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Smriti Van Earthquake Memorial

Rebirth and Hope

Vastu Shilpa Consultants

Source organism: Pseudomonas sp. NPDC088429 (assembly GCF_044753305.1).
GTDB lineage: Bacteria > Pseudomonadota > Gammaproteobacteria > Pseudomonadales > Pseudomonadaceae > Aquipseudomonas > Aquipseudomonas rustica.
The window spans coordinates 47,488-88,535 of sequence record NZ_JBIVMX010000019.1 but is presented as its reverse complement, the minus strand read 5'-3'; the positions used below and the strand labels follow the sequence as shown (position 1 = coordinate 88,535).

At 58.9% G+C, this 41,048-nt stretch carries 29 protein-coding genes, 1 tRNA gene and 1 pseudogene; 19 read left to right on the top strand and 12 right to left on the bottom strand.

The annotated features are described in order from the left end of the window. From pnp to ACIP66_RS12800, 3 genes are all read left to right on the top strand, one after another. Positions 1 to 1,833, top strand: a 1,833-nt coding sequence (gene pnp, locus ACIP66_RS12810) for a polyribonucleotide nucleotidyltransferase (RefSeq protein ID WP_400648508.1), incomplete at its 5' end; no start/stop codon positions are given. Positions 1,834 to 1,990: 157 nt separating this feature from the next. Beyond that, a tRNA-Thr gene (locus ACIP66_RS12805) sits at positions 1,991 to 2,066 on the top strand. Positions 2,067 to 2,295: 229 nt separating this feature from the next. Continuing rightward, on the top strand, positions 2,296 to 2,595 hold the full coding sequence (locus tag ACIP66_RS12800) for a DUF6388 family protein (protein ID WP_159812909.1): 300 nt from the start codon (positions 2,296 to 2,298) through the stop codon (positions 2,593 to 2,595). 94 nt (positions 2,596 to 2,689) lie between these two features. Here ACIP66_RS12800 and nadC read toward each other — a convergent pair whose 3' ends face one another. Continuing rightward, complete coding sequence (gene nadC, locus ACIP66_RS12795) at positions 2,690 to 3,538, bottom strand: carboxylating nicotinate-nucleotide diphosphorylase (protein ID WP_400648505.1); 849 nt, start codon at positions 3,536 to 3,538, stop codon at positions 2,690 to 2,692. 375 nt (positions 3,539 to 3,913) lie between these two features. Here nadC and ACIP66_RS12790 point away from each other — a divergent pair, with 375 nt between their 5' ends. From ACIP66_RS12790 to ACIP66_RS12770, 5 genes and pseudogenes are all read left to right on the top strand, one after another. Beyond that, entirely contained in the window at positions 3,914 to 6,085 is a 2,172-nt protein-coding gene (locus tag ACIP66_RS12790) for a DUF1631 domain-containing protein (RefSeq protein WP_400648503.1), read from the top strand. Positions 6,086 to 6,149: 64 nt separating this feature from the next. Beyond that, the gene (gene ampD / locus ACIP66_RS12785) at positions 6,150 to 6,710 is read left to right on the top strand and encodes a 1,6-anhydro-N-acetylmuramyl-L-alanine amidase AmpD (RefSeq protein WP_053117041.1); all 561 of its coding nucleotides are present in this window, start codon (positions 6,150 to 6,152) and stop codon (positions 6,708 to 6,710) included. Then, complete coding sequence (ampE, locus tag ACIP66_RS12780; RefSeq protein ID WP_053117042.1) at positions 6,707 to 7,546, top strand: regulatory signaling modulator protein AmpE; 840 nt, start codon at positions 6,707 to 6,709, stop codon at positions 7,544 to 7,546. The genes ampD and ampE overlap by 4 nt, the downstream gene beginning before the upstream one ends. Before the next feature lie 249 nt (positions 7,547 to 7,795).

On 26 January 2001, an earthquake devastated the Indian State of Gujarat, claiming the lives of 13,805 and causing widespread destruction in the space of just a few seconds. Earthquakes and other natural calamities like droughts and cyclones are not infrequent in this region, so a memorial to the victims of this catastrophe takes on an even wider significance. However varied in shape or size, a memorial is often a piece of monumental architecture, its tangible materiality “crystalizing” remembrance and compassion. A commemoration of those who perished that gives pause to the living, it is also a vehicle of reconciliation and recovery for the grieving. Although pursuing the same broad aim of “rebirth and hope”, key to any return to living after disaster, the Smriti Van Earthquake Memorial eschews the “monumental architecture” approach. The project’s strategic complexity is immediately apparent. The fact that it will one day include a tree for every victim - as declared by the President of the State of Gujarat - is clear indication of its intent not only to honor the victims but also to assert the continuity of life. The whole site is an integral part of the memorial, not just the section directly affected by the earthquake, as testified by the fallen rocks and the remains of buildings. More than that, the project sets in motion a long-term process of gradually mending the rift between nature and man. A long winding itinerary over the whole designated area takes on the character of a pilgrim’s route over which people travel to commemorate and remember. Its very nature as a planted park makes it an instrument of progressive transformation. Nature - in the form of the trees planted in memory of the victims - is the driving force for change. Requiring care to ensure their survival, the trees retain their commemorative value while becoming symbols of rebirth to be defended. The natural landscape must be cared for to...

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